But just because PG (or anyone ) says something doesn't make it true. What is true to you is what *you* experience. So
I propose an experiment to you. Carry this through and sincerely and you'll understand much more about these issues than anyone can tell you.

Study a powerful language on the jvm (let me suggest Scala. I choose this because of your focus on type systems. Scala's type system blows Java's type system away).

Put some serious time into this, say 6 months or so of a few days a year. Once you are fluent in scala,
try to replicate one of your existing projects in java with Scala (you can use all the underlying java libraries so you can focus on the value add of your application). Compare the two apps (the one in java and the one in scala)

This hands on exercise will give you a much deeper appreciation of the virtues (or the lack therof)of Java vs Scala (as a representative of a more powerful jvm language) than any number of blog posts (including mine) or logical argumentation.

Venkatesh Sellappa said...

" The American Heritage® Dictionary of the English Language " - baah - tell me when it reaches the Oxford English Dictionary .. :-)

Ravi said...

@venkatesh,
Bloviate isn't british english. AFAIK it is American English slang, but I've never set foot in Englandbut have lived inAmerica so I guess it is ok ;-)

That said, speaking about the Oxford Dictionary in particular I found this


Bloviate is a splendid word from America. According to the Merriam-Webster online dictionary, to bloviate is "to speak or write verbosely and windily". The Oxford English Dictionary, which has only recently picked up the word from across the Atlantic, says it's "to talk at length in an empty and inflated way".

http://www.smh.com.au/news/opinion/witch-hunters-at-it-again-as-bennelong-heats-up/2007/03/02/1172338881136.html

Anonymous said...

This is a nice presentation on Scala and the examples explain what differentiates a powerful programming language

http://www.infoq.com/presentations/Scala-Jonas-Boner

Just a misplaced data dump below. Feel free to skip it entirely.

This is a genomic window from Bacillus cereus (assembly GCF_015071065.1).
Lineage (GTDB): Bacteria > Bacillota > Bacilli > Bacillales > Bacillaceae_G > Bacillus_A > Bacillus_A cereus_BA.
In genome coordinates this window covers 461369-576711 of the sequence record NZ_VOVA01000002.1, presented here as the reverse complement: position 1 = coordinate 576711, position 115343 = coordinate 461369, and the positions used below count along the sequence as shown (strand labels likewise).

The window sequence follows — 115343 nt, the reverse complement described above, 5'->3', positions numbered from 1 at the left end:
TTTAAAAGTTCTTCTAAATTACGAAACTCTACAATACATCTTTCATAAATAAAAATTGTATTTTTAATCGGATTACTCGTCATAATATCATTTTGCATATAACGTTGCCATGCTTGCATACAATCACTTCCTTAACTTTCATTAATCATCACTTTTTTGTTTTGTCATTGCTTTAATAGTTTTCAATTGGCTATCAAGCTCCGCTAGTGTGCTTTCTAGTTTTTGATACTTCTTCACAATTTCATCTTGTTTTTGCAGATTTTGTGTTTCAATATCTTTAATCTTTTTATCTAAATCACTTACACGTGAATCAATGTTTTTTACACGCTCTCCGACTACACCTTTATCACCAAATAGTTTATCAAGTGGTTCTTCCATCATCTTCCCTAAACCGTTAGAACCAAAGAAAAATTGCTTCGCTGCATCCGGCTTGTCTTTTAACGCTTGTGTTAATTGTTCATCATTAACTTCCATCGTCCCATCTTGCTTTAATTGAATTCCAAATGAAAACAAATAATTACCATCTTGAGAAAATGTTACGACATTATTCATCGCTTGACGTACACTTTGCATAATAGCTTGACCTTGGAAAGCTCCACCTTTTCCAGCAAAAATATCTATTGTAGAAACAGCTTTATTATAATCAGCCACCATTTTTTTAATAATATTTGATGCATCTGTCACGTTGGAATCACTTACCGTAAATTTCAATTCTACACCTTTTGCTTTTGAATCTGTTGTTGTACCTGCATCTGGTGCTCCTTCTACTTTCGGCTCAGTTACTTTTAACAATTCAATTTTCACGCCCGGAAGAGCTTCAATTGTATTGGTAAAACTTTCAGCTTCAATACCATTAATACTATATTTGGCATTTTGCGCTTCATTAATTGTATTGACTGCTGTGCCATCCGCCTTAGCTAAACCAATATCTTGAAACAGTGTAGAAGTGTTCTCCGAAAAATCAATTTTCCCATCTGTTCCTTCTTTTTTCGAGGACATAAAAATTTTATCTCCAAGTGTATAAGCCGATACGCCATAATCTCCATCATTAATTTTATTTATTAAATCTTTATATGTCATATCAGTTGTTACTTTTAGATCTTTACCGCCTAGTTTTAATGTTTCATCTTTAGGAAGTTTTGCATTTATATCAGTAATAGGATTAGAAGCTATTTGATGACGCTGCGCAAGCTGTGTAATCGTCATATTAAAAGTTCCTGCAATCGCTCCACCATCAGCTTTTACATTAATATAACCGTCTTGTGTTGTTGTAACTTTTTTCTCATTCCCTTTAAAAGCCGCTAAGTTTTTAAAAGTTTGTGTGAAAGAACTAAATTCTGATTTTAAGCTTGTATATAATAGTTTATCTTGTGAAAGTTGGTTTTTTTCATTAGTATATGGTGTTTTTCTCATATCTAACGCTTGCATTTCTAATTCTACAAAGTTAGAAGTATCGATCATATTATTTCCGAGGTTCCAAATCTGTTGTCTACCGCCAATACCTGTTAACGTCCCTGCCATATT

Of course, the best way is to experience it with hands on exercises.

Venkatesh Sellappa said...

@Ravi,

I dear sir , stand corrected.

Steven R. said...

People use Java because its a server-side language that's been around for a long time and has a ton of documentation and plenty of people to support it. I just don't understand why some people have a problem with some programming languages as opposed to others. I love them all for different reasons - it depends on what you're doing. I have used Java, C#, Python, Ruby, Scala, you name it its all the same at the end of the day. Again, these are just *languages*, what about the frameworks -- (I'm assuming we're talking web)... RoR, Django, Spring, ASP.NET MVC, what else? Who cares... pick what you know how to use or you know that someone else you know, knows how to use and march forward. Only developers care about this crap (mostly bad developers) not users, which are the people who matter. Joe User isnt saying, "wow this site rocks, but I can't believe its written in JSP, yuck!" or "I only use Rails sites..." that would be stupid. Dont get so hung up on language - there are no bad languages, just bad programmers (more of them are bad than good). All the really good Java developers work at Google, Amazon or LinkedIn.

Ravi said...

@Steven

Notice: the question was not "why do people use Java"? Read the damn post before ranting.


Amazon uses mostly C++. LinkedIN mostly Scala. Google again C++ (for the performant parts).


Again the question was wahy do *today's* startups use Java.


Hey if you like JSP/Struts, enjoy. Who is stopping you?


No "bad langauges" ? Sure tell that to the folks who have to work in COBOL.





Thanks in advance.